What’s your medium of preference and how would you describe your style? 

I feel very comfortable working with oil. Although acrylic paint is also my frequent choice as it allows me to create quickly. While oil dries for a long time, with acrylic paint, the work is finished on the next day. But for me oil is more organic, I feel it better. 

My style is mostly expressionism. Some of my works are on the verge between abstraction and expressionism, or abstraction and realism. I find they resonate with one another and merely convey the degree of abstraction. 

You’ve mentioned that you often collaborate on projects with international artists. Are you participating in one of these projects at the moment? 

Right now I’m involved in a joint project called “Letters in Space” with two wonderful Ukrainian painters – Yelena Priduvalova and Olga Konoschuk. We were all born in Kiev and all belong to a common artistic environment of our unique city. Although we currently live in different corners of the world, our thoughts and feelings resonate and we seek to share them and reveal them in this project. 

Yelena Priduvalova is a well-known master of Ukrainian modernism. Her work reflects Kiev’s school of contemporary art, with her light and spontaneous expression of life and her vibrant, expressive color palette. 

Olga Konoschuk creates incredibly gorgeous works delicate in color and texture. They’re familiar and dear to me from childhood since Olga and I attended the same school. 

The goal of our joint venture “Letters in Space” is to investigate art as a means of communication. For the duration of a year we decided to create and publish our work in the digital space – it’s our correspondence using visual imagery. Through these works we communicate, convey information about ourselves and reply to each other. But since our correspondence is open to everyone, it means that we also carry on this conversation with the public which also gets involved in it by means of art. In this project we ponder whether art has the capacity to overcome various barriers, be they personal, spatial or time.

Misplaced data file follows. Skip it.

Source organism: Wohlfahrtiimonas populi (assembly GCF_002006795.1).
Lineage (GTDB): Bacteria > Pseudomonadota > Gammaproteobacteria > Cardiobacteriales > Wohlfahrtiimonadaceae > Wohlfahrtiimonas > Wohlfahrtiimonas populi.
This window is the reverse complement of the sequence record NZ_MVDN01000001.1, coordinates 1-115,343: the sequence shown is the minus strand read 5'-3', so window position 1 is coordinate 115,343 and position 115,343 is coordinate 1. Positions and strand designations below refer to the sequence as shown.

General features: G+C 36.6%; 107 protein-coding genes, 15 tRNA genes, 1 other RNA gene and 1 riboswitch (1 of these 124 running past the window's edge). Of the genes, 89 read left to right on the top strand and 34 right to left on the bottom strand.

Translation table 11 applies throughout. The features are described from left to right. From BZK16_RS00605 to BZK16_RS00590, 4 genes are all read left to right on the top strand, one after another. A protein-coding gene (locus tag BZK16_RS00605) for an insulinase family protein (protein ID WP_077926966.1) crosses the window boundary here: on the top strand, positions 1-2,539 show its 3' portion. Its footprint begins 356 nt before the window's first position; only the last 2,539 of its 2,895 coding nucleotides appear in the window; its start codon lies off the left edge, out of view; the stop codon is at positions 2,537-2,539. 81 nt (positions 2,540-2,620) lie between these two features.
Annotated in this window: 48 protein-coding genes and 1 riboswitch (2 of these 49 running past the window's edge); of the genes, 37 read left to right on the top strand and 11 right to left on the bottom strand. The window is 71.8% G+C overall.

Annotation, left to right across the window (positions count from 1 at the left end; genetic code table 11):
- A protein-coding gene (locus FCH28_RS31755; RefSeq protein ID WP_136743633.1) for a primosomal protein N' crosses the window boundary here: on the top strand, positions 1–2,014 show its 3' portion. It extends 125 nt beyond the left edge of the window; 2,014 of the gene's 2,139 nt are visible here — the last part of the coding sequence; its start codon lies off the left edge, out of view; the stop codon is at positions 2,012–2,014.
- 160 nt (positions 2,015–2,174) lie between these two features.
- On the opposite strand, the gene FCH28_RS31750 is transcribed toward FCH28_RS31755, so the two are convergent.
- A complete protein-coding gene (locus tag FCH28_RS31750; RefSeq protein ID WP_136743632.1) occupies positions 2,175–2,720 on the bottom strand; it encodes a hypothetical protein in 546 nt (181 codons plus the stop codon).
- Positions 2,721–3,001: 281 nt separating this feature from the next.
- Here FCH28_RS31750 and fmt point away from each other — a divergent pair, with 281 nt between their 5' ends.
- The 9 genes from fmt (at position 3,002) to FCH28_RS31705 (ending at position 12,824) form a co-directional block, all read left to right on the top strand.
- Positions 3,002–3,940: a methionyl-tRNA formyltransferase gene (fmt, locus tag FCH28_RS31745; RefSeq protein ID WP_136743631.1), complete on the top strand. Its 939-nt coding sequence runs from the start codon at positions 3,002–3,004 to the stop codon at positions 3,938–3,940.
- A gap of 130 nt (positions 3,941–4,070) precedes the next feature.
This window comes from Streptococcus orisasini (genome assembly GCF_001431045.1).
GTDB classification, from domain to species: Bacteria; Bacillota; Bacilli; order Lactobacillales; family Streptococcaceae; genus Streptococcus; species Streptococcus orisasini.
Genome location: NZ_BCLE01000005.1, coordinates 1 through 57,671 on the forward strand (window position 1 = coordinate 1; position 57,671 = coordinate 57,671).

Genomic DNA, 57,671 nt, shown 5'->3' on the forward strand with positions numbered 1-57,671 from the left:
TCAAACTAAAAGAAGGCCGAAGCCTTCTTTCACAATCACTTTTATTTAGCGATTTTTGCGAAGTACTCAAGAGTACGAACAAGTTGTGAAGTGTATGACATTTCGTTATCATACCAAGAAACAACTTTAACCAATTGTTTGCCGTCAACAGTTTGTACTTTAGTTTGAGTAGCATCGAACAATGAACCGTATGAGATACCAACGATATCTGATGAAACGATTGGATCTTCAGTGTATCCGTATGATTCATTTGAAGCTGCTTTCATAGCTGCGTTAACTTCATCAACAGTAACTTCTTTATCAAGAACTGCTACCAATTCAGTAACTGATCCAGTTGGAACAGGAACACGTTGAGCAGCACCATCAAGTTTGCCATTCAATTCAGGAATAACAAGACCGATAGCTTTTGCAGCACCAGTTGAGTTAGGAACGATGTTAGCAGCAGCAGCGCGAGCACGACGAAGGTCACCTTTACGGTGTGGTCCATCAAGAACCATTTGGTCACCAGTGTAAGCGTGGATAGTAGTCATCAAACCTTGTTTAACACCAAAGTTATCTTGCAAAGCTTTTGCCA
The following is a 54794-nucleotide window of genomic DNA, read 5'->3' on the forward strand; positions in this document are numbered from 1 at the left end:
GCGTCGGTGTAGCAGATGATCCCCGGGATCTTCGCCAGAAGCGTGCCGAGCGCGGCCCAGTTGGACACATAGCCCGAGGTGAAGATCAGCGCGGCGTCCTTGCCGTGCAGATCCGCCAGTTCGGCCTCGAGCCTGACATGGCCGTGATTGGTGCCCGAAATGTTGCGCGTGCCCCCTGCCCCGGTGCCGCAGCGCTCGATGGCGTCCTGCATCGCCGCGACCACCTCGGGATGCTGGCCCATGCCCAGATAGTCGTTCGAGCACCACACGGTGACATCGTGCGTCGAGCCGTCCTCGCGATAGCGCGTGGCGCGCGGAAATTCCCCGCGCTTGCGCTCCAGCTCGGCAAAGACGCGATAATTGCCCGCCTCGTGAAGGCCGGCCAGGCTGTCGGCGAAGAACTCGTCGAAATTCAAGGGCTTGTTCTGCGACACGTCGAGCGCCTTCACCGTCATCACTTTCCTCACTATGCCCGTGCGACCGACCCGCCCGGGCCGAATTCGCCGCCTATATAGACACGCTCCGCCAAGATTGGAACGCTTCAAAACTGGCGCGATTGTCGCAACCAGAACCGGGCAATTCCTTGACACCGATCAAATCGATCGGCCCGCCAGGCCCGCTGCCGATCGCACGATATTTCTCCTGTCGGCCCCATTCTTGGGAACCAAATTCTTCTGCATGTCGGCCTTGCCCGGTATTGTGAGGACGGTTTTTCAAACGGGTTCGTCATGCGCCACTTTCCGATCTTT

How do you deal with criticism? 

It’s an inherent part of my profession. When I was studying, constructive criticism was necessary for me to learn and I asked my professors to critique my work. In my early stages of forming as an artist, criticism could knock me down for a while. Today I feel confident and independent as a creative and think that everyone has a right to their own opinion. Some people will like my art and some won’t, and that’s natural because every person has their own personal taste. Someone prefers art that’s calm and peaceful while another is drawn to more active, aggressive art by virtue of their temperament. That’s not to say either one of them is incorrect. 

What has been the most valuable advice you’ve received in your life? 

When I was still in school, my first art teacher, Leo Prizant, gave us an unusual assignment. The theme of the composition was “sea storm”. When we completed the works he said, “Now you must crumple and tear up the paper and try to inflict as much damage to your work as you can.” There were several important lessons in this assignment. On one hand, it made me realize that the work must not only be painted but also experienced by the artist. Another lesson was in the loss of fear before painting. Having seen the deliberate destruction of your work, which is the worst thing an artist can imagine, you gain courage. 

What would you say to a young artist who is just starting out? 

You must always believe in yourself and never doubt your purpose. The path of an artist is not easy, but regardless you must persevere, move forward and keep loving art.